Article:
ATTORNEY FOR APPELLANT: ATTORNEYS FOR APPELLEE:
AMY K. NOE STEPHEN R. CARTER
Richmond, Indiana Attorney General of Indiana
MONIKA PREKOPA TALBOT
Deputy Attorney General
COURT OF APPEALS OF INDIANA
vs. ) No. 33A05-0306-JV-303
STATE OF INDIANA, )
APPEAL FROM THE HENRY SUPERIOR COURT
The Honorable Michael D. Peyton, Judge
Cause No. 33D01-0207-JD-0017
MARCH 9, 2004
OPINION - FOR PUBLICATION
STATON, Senior Judge
T. M., a fifteen- year- old male, was charged with Child Molesting, a
Class B Felony under I. C. § 35-42-4-3(a). Prior to the fact-finding
hearing, the parties stipulated that T. M. had sexual intercourse with A. F.,
the victim. The only issue remaining before the trial court was A.
F.s age and T. M.s mistake of fact defense.
A mutual friend had introduced T.M. to A.F. while they were all at
Baker Pool. Several days later T. M and A. F. had sexual
intercourse at A. F.s house. Later at a hearing, T.M. testified that
he thought A.F. looked fourteen or fifteen years old. He testified
that A.F. told him that she was fifteen. The mutual friend had dated
A.F. the previous year and knew that A.F. was not fifteen, but he
never thought to tell T. M. A.F. insisted that she told T.M.
in front of their mutual friend that she was thirteen. T.M. further
testified that A.F. was more developed than a thirteen-year old and that he
didnt think thirteen year olds wear make up and dress up like that.
According to T. M., A. F. acted like somebody thats been
around longer than thirteen years and knows what shes doing. A. F.
was actually thirteen years old. After the hearing, the trial court made
the following findings:
The Court finds that on Count I of the Information the Offense of
Child Molesting that the evidence does establish beyond a reasonable doubt that (T.
M.) did perform sexual intercourse with (A. F.), a child under the age
of fourteen years. The respondent relied upon the defense of a
belief that the child was fifteen years of age, however, the statute, that
being I.C. § 35-42-4-3 specifies in subsection (c) that the accused person reasonably
believes that the child was sixteen years of age or older at the
time of the conduct. The testimony presented by the respondent through his
own testimony as well as through another witness indicated that he believed that
the child was fifteen and not sixteen years of age.
The trial court found T. M. to be a delinquent child based on
the Courts findings and set a date for a Dispositional Hearing. T.
M. filed his Motion to Correct Errors that was denied by the trial
court. He appeals and raises these issues:
Was the Statutory mistake of fact defense available to T. M.?
Did the trial court abuse its discretion by denying the defense to T.
Did the Finding of the trial court affirm and validate as a matter
of law the mistake of fact defense offered by T. M.?
We answer all of the above issues in the affirmative and reverse.
The Child Molesting Statute, I.C. § 35-42-4-3 divides sexual offenses into two categories:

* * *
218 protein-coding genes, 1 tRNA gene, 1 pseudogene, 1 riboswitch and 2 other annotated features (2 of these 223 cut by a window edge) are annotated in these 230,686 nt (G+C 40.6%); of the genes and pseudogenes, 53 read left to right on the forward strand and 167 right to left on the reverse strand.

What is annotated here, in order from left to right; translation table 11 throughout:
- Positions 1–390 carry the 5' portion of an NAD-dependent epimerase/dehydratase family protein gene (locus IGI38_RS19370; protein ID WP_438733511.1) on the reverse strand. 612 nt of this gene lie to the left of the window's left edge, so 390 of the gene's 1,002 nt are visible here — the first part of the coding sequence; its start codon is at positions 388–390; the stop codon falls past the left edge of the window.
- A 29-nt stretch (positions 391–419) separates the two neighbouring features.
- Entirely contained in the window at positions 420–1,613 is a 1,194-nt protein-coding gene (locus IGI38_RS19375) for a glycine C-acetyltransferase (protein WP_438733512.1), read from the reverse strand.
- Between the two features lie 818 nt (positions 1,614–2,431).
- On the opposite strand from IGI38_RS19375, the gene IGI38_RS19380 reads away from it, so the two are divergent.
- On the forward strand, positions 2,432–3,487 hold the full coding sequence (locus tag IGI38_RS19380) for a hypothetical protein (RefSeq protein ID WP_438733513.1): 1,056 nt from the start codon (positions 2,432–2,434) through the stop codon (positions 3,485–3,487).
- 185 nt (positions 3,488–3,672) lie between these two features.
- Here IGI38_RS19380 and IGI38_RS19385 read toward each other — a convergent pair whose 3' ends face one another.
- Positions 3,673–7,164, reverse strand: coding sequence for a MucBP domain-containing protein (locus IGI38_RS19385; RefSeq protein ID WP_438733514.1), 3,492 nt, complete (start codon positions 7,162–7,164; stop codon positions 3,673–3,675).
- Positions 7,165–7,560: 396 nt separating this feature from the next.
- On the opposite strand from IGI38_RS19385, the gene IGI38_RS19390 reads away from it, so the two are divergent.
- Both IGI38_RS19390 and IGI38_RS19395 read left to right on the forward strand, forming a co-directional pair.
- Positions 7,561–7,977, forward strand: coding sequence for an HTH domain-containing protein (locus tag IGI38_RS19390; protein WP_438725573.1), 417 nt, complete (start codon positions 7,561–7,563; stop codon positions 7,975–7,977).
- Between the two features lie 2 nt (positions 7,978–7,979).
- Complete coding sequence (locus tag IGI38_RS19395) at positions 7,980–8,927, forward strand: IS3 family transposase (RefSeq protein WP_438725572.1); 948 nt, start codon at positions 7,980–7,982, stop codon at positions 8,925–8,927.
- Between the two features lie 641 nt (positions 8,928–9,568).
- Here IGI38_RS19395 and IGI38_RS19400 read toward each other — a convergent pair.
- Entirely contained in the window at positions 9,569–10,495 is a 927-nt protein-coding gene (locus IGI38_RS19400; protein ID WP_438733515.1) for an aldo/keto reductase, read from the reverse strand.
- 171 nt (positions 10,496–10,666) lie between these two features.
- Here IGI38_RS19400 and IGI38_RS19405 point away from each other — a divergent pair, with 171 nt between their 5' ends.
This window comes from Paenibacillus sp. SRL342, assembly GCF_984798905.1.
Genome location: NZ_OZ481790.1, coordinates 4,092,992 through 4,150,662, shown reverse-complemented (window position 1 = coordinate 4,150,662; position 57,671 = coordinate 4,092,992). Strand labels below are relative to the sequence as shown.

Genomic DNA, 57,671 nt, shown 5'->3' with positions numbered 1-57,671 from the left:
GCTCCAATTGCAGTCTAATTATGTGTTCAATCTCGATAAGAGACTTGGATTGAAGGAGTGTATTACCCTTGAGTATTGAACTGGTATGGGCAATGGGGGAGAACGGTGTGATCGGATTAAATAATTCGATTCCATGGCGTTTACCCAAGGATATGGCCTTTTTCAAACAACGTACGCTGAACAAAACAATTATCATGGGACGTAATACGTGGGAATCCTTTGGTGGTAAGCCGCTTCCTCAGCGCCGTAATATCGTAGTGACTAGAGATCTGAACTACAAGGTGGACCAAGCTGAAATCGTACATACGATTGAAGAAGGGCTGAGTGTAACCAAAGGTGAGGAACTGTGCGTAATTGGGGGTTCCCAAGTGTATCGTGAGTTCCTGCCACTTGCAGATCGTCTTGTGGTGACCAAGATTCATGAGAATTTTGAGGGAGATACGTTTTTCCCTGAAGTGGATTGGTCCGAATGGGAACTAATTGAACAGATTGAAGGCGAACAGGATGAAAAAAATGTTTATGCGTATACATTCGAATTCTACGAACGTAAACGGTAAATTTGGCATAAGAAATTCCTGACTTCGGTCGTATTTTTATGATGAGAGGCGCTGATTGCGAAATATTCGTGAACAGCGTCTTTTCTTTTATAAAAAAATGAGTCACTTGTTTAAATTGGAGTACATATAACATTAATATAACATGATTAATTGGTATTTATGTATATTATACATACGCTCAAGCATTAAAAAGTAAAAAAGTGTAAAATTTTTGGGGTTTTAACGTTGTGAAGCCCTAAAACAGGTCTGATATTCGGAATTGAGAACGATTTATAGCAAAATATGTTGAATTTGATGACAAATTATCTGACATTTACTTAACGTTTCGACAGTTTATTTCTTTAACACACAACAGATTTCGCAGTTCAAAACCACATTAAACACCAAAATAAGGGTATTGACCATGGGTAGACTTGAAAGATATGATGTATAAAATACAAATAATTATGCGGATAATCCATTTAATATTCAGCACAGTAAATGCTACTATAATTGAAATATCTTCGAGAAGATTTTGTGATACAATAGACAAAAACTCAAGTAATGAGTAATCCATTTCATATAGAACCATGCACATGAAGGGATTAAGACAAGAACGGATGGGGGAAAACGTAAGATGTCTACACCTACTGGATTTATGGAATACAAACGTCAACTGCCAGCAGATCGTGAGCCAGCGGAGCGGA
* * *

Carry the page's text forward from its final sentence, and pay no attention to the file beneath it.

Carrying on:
1) offenses against children under 12 years of age; and, 2) offenses against
children between 12 and 16 years of age. Its reasonable belief defense
was absolute so long as the defendant reasonably believed the child was 16
years old or older. But as pointed out in
Lechner v. State,
715 N.E.2d 1285, (Ind. App. 1999), trans. denied, strict liability no longer existed.
However, in Lechner, supra, it was further pointed out that [i]n 1994,
the legislature again amended the statute, eliminating the subsections addressing offenses against children
between 12 and 16 years of age, and criminalizing sexual activity by persons
of any age involving persons under 14 years of age. See P.L.
7900- 1994 Section 12. However, in amending the statute, the legislature failed
to amend the subsection establishing as a defense the actors reasonable belief that
the victim was 16 years of age or older. So, in its
current form the statute appears to retain a reasonable belief defense predicated upon
a category of offensesexual activity involving children aged 12 to 16which no longer
We conclude as did the court in Lechner that the legislatures failure to
modify the age at which the defense becomes available to a defendant was
in the nature of an oversight or scriveners error and could not be
reflective of a legislative intent to permit the defense only when the actor
believes the victim is 16 or older, when the statute itself does not
prohibit the activity with a child aged 14 to 16.
The mistake of fact defense was available to T.M. and not limited to
those defendants whose reasonable belief was that the victim was at least 16
years of age. As a matter of law, the findings of the
trial court coupled with the absence of a statutory prohibition of sexual conduct
with a 15 year old requires that we reverse.
BROOK, C.J., and BAKER, J., concur.
IC § 35-41-3-7 Mistake of Fact It is a defense
that the person who engaged in the prohibited conduct was reasonably mistaken about
a matter of fact, if the mistake negates the culpability required for commission
of the offense.